• Place to work out one’s pronouns (4) [Square Chase 13, Mossberg]
    • I hear it is, in fact, fun to go to this place, whether it’s to flex muscles or pronouns: THE Y.
  • Optimistic, like composer Philip midway through a meal (5,4,4) [Beneath the Surface 13, Dolan]
    • Given his music, I tend to think of this composer as a very dour fellow, so the idea of a GLASS HALF FULL brightens my day, likely as intended.


  • Reported slaughterhouse product loss unfortunately happened (6) [Rackenfracker #7]
    • You hate to see it, but you love to hear it–“L” for “loss” is particularly inspired: BEFELL /beef L/.
  • Superfluous sound not mixed manually (8) [July 2022 Harper’s, Maltby]
    • Oh, I love the break of “Superfluous” and “sound” and the auditory component, all of which fits so well in the musical realm: UNNEEDED /unkneaded/.


  • Heart repair operation after Rev. Spooner fills his mouth with pie (this fellow has a wide mouth) (6) [Rackenfracker #7]
  • Spooner’s Frank Herbert-themed shakeable word game: waste of money (10) [Browser 79, Goodchild]
    • I’ve come to the conclusion that a Spoonerism is the comic relief of a cryptic crossword. It’s an obvious device that cuts the tension just when you need it to–and the wordplay’s not bad either! You can’t tell me that the base sounds for BYPASS /pie bass/ and BOONDOGGLE /Dune Boggle/ don’t bring a smile to your face!


These are admittedly hard to craft; the few I saw didn’t thrill me. Sorry!

Letter Bank

These remain rare, and the one I saw (which was very good!) was the revealer of a themed OOLF puzzle and wouldn’t make any sense here out of context. Shucks!


  • Legislators game system during recession, rates unrestricted (6) [Square Chase 13, Mossberg]
    • Gosh, “game system” in this context is just so smooth. Politics really encompasses everything in a cryptic, doesn’t it? SEN[<]+[-r]ATE[-s].
  • #throwbackthursday initially has a good following (7) [Beneath the Surface 13, Dolan]
    • If you’ve never seen punctuation used this way before, you’re welcome! It’s that sort of delightful surprise we all crave from a cryptic: HAS+HT[<]+A+G.
  • Fish carrying club card, something many fish don’t have (6) [New Yorker 7/3, Berry]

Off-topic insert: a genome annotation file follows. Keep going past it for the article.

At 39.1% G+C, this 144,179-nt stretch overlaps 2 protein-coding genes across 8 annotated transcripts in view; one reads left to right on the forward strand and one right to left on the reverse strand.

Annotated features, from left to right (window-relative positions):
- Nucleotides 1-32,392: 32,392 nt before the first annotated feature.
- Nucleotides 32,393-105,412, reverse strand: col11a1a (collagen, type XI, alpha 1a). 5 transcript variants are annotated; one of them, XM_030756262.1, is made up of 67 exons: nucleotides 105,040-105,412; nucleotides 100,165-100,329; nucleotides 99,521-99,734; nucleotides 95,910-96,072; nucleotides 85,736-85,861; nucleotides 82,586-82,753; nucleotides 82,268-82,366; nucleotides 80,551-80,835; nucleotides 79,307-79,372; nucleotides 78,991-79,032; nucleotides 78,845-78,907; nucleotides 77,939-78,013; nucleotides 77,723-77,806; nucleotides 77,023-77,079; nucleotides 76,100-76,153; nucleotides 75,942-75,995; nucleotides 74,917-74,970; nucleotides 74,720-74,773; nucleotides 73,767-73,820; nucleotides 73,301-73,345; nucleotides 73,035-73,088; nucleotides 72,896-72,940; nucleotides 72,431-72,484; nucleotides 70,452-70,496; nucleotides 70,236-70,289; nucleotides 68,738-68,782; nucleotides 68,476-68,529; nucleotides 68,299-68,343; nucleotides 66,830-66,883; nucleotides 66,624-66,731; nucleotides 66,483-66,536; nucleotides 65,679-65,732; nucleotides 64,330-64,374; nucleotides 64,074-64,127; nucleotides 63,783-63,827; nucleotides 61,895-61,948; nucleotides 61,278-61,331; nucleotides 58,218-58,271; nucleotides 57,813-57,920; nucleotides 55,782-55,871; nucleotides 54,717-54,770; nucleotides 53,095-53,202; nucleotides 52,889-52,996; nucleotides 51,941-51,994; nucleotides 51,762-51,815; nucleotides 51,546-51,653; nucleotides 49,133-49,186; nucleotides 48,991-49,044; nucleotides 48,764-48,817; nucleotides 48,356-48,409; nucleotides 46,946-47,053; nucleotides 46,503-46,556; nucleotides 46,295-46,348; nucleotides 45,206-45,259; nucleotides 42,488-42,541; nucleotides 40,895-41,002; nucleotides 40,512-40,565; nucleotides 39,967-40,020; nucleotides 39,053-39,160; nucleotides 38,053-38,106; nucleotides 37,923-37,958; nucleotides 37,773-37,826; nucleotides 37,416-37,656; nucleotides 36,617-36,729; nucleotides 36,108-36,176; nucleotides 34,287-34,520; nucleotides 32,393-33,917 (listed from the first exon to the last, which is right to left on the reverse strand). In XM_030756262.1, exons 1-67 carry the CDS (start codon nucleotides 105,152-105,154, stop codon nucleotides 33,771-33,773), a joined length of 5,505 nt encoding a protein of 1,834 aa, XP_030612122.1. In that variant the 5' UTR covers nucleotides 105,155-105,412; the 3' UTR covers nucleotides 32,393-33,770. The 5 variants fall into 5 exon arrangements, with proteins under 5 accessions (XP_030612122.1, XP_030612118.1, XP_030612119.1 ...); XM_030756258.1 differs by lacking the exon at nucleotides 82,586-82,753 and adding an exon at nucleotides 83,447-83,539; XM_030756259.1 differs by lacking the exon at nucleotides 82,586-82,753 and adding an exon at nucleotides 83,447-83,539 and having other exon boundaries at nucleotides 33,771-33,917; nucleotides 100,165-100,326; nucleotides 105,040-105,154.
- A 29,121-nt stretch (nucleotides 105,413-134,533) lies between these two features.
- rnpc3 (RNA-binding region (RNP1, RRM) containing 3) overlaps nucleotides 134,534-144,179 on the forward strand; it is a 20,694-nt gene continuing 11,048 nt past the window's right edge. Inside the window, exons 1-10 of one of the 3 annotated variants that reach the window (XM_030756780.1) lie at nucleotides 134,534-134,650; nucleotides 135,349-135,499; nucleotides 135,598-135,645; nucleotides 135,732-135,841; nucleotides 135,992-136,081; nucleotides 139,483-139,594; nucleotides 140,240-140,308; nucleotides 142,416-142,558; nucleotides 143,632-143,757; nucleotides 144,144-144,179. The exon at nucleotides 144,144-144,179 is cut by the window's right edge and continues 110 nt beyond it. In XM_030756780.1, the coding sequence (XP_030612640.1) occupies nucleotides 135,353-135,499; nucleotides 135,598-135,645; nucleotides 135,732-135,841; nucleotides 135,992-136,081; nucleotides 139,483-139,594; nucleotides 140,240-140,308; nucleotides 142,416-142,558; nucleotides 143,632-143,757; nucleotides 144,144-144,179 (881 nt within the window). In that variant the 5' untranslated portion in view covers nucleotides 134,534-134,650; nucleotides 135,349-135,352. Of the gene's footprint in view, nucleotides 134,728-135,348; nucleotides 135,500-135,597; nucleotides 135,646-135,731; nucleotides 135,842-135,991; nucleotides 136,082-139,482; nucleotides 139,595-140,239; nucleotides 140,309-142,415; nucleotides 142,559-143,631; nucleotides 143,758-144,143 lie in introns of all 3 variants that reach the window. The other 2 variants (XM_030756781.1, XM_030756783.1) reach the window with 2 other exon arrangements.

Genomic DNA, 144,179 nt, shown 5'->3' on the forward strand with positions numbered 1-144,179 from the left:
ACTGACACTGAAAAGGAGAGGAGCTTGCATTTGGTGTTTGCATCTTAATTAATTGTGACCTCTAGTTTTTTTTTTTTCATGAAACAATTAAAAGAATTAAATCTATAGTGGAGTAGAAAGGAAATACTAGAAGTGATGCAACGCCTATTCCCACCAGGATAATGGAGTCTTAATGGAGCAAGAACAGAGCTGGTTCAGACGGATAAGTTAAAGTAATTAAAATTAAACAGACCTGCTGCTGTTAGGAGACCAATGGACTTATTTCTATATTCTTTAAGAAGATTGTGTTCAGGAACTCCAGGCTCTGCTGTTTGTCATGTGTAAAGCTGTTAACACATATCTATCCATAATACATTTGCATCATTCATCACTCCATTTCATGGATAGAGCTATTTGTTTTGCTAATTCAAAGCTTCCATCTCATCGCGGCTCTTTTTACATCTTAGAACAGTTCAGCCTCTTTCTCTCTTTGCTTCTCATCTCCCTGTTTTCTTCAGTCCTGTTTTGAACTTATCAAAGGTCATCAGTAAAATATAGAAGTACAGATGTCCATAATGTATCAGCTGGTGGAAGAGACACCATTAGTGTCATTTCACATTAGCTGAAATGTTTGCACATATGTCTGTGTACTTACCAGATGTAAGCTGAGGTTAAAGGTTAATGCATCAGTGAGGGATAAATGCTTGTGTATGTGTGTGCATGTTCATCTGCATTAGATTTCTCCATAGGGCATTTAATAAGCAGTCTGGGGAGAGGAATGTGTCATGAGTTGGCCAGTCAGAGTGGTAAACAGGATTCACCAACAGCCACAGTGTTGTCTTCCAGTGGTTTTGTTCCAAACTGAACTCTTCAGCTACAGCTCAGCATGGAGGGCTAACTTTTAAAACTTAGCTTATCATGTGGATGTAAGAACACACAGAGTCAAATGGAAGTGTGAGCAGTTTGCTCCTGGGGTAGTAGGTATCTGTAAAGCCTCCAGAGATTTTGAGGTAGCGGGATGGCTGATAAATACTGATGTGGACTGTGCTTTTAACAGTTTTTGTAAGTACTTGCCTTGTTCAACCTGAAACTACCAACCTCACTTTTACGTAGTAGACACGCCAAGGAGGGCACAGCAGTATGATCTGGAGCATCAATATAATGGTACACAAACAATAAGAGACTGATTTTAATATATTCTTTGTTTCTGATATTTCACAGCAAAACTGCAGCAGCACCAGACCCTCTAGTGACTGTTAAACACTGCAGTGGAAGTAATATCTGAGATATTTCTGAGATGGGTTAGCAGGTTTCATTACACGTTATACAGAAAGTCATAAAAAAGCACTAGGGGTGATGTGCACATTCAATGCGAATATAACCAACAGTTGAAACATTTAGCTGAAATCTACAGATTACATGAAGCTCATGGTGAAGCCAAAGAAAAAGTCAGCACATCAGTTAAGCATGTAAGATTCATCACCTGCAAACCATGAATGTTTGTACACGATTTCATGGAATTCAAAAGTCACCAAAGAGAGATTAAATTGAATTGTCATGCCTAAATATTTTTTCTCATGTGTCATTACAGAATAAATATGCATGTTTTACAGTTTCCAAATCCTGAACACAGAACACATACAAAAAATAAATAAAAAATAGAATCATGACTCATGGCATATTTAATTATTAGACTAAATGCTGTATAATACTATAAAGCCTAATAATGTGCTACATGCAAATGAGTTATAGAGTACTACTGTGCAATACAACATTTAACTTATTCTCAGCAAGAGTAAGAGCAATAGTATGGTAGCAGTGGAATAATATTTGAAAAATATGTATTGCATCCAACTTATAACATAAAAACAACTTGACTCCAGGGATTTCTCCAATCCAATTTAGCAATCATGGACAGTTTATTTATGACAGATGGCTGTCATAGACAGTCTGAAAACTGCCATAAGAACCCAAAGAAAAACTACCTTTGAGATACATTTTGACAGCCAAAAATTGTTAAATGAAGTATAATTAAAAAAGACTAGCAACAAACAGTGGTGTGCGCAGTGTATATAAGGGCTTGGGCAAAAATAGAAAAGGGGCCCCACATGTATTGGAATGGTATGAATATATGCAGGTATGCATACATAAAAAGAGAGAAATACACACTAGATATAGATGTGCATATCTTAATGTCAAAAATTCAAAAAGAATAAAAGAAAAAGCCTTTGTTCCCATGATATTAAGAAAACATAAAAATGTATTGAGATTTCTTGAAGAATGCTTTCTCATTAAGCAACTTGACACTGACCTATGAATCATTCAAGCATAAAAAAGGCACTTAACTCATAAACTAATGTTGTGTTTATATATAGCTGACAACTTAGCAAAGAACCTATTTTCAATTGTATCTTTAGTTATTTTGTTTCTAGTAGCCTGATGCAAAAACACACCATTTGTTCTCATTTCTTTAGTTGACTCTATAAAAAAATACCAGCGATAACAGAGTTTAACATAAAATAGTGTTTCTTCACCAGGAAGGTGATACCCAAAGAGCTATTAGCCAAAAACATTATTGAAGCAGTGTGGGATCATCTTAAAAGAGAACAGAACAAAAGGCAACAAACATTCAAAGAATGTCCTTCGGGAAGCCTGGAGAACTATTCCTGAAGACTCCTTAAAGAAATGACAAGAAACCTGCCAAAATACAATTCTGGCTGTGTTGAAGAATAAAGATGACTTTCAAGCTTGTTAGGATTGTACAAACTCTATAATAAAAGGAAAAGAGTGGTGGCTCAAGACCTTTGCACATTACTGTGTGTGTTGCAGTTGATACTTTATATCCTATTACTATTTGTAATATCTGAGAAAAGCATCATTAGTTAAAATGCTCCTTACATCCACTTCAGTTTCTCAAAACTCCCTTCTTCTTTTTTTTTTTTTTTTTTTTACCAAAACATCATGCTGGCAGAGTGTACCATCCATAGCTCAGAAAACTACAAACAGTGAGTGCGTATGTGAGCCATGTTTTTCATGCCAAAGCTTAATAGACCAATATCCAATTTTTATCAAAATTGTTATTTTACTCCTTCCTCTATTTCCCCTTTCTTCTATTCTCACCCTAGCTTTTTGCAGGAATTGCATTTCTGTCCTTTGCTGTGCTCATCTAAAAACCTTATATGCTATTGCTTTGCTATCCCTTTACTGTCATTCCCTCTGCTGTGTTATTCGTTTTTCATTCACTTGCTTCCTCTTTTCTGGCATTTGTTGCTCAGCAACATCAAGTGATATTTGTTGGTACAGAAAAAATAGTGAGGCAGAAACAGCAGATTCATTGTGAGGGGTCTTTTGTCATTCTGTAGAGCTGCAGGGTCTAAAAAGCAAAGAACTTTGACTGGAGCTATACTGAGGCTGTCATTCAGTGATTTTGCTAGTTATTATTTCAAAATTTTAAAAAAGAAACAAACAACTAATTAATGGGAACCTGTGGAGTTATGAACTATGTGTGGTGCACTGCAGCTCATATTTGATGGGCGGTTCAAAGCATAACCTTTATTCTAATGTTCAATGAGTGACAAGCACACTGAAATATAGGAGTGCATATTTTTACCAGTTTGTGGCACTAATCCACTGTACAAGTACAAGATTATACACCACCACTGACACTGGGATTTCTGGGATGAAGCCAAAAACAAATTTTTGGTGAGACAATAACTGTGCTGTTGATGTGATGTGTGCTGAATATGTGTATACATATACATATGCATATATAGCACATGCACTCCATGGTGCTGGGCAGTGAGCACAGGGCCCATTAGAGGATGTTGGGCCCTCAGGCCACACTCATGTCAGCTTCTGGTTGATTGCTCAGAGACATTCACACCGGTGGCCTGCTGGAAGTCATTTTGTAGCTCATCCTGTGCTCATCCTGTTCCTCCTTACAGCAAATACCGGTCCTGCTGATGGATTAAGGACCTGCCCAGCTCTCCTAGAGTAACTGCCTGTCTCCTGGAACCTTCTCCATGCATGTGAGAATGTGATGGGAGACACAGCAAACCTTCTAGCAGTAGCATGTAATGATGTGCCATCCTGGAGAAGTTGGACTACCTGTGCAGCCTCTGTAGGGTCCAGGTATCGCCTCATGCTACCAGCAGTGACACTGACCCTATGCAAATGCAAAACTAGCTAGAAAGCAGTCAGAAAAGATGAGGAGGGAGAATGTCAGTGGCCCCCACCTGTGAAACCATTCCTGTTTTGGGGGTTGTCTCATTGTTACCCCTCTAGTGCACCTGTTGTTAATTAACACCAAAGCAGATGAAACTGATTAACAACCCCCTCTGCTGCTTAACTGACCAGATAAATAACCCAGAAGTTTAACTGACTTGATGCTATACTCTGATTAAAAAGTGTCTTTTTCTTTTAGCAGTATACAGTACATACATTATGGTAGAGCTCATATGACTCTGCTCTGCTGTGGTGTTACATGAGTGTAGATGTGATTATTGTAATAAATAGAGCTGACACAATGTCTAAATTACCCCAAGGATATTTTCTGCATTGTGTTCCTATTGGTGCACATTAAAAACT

• Nonsense surfaces work if they lean far enough into the surreal, as they do here, with the thought of a fish with something exclusive (in its fish wallet, I guess?): E(Y)EL+ID.
  • Mom’s left, interrupting topless live holiday production (4,4) [SQP153, Mossberg]
    • This one’s playful yet serious: I’m picturing a mother who discovers, belatedly, that she’s brought her kids to a burlesque holiday show instead of the family friendly one down the street. “Holiday production” as a definition really anchors this: [-e]X(MA’S+L)IST.
  • Idle role-playing around tech department (6) [Square Chase 13, Mossberg]
    • I’m almost positive that this was a constraint: Mossberg, doing a D&D puzzle, had to use “role-playing” in there somewhere. That he’s talented enough to still use it this way delights me to no end: LO(IT)ER* (*role).
  • Retrospective spoils Fritz Lang movie Fury (5) [Rackenfracker #7]
    • I didn’t realize, initially, the extra layer to this one, in that Fury is also a Fritz Lang movie and not just a 2014 Brad Pitt film. Works either way, though: STOR[<]+M.
  • Propose touring an awfully boring BBQ spot (3,1,4,2,2) [SQP153, Mossberg]
    • This surface surprises at every turn. “Touring” isn’t the anagram indicator. “Boring” isn’t part of a charade. “Propose,” not “BBQ spot” is the definition! Quelle surprise; if I like this clue this much, why don’t I P(UT A RING ON*)IT? Sorry, I love my wife more.